Oregon is heading into what may be the worst flu season in three years, according to statistics released Friday by the Oregon Health Authority.
About 5 percent of doctor's office visits reported to the Oregon Health Authority in the last week of December were for flu-like symptoms, according to Paul Cieslack, a doctor and the medical director of the Oregon Immunization Program.
Reports of symptoms and a number of confirmed cases brought the state's flu activity level from minimal to moderate for the first time in nearly two years, according to information gathered by Flu Bites, a weekly report of the Oregon Health Authority.
"It looks like we're on the upswing," said Cieslak. "Typically flu season begins slowly and takes a while to build up steam. This past week, it really started to tick up."
The statistics provide only a sample of the state, with 22 healthcare providers voluntarily giving flu reports to program, Cieslak said.
In Jackson County, Asante Rogue Regional Medical Center saw a similar jump in flu symptoms, administering more than 100 flu tests last month and confirming 10 cases.
In the first nine days of January, another 23 cases were confirmed, spokesman Grant Walker said.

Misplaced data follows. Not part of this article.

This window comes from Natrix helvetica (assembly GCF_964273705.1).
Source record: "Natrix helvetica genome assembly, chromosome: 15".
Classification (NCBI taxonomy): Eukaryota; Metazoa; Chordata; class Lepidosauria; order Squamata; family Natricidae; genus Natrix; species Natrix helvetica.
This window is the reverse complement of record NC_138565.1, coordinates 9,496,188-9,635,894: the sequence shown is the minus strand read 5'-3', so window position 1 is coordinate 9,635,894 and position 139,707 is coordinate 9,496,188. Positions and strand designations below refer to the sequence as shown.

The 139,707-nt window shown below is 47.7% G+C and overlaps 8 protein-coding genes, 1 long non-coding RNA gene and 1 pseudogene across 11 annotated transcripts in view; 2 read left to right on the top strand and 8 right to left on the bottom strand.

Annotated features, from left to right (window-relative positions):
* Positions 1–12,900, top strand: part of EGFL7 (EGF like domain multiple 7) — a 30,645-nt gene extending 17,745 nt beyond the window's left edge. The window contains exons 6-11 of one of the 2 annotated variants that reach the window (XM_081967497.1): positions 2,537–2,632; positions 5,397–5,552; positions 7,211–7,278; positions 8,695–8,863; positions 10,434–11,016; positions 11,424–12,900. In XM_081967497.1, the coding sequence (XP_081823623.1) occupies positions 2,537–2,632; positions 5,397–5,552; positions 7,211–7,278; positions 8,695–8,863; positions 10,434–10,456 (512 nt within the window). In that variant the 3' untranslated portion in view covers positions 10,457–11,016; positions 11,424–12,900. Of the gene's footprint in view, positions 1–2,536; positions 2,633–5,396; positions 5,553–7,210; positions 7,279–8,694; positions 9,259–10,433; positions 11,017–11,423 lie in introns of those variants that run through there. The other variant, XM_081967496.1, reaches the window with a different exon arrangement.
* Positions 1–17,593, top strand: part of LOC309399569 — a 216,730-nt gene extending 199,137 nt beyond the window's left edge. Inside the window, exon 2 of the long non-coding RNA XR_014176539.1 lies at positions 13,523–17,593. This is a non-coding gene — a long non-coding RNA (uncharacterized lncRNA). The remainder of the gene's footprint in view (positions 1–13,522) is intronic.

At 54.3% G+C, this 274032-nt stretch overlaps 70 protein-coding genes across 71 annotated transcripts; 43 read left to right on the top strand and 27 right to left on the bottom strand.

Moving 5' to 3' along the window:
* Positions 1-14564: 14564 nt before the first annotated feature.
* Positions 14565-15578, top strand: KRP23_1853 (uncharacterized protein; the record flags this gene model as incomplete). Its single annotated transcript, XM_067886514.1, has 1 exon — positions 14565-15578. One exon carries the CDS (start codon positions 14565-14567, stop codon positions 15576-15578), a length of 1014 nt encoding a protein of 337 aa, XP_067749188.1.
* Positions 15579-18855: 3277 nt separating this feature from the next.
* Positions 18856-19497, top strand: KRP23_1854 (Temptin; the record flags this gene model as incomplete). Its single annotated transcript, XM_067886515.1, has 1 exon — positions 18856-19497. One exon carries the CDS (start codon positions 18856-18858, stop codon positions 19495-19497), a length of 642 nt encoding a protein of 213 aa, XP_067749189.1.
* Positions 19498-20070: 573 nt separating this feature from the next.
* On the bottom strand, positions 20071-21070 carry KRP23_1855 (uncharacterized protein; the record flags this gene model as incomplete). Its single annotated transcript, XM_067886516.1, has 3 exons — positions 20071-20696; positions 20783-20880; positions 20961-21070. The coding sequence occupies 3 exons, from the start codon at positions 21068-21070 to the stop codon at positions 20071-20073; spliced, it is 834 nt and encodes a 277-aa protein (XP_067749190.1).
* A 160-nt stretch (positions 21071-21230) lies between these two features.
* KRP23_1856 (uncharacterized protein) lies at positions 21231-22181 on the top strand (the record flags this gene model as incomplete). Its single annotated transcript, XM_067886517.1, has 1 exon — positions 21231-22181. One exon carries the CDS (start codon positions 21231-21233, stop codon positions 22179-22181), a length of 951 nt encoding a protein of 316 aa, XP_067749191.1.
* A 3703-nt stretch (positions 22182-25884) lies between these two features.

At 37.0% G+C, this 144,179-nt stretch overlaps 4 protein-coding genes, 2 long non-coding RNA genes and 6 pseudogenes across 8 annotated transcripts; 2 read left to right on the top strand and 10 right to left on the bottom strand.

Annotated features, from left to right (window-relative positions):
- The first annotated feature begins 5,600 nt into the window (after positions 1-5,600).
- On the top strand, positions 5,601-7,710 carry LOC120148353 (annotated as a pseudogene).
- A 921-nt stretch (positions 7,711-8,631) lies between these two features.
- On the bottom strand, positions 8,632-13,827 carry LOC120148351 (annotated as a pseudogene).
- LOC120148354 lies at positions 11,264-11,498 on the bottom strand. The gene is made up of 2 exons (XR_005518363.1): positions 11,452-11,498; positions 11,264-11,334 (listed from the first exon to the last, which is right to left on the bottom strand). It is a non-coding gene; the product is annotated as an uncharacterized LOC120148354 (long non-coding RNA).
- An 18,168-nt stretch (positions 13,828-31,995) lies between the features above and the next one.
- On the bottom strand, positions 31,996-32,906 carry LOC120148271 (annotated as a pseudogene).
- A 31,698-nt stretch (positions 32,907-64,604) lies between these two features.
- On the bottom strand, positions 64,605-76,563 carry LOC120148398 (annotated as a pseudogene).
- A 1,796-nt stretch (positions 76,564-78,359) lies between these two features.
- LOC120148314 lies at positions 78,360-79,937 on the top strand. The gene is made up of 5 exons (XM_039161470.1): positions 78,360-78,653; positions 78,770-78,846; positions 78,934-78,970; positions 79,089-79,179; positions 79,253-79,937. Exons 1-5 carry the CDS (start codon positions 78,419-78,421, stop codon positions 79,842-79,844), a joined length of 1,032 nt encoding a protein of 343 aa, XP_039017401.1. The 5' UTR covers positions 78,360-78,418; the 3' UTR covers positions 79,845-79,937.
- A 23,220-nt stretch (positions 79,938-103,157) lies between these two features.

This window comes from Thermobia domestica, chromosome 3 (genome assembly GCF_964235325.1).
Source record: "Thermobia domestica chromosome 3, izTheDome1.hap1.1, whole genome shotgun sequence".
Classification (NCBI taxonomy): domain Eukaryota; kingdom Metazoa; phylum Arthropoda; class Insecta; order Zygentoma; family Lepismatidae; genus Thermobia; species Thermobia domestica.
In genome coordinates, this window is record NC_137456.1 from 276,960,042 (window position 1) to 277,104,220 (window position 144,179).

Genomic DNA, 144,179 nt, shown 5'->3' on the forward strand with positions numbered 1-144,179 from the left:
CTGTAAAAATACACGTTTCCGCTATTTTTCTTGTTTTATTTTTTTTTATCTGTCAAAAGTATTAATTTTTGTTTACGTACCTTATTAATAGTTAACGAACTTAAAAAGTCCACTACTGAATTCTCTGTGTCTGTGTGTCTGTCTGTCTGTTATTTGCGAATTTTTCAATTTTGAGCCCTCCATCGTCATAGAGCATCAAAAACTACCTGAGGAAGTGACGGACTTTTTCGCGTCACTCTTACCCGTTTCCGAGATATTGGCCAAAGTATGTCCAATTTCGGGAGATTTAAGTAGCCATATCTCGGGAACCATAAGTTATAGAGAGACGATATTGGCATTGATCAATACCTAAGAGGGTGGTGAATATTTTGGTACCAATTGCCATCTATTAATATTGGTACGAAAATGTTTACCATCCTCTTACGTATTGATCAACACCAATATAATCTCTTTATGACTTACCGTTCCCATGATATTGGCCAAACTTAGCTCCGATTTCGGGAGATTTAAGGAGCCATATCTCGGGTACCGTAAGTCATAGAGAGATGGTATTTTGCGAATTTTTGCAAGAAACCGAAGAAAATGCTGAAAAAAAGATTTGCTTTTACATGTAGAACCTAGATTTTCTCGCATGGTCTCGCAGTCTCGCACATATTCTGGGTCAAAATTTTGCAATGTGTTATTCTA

Another seven cases were confirmed in January at Asante Three Rivers Medical Center in Grants Pass, Walker said.
Neither healthcare providers nor school districts are required to report the number of people experiencing flu-like symptoms to county or state health department offices, according to Carol Irwin, a community healthcare nurse for Jackson County Health and Human Services.
Because of this, Irwin said no data is gathered to create county statistics.
Irwin said the Health and Human Services office and local school districts last collected flu data in 2009, when a pandemic H1N1 strain was causing flu symptoms to spread across the country.
Cieslack said that he encourages everyone to get a flu shot, particularly those with older family members.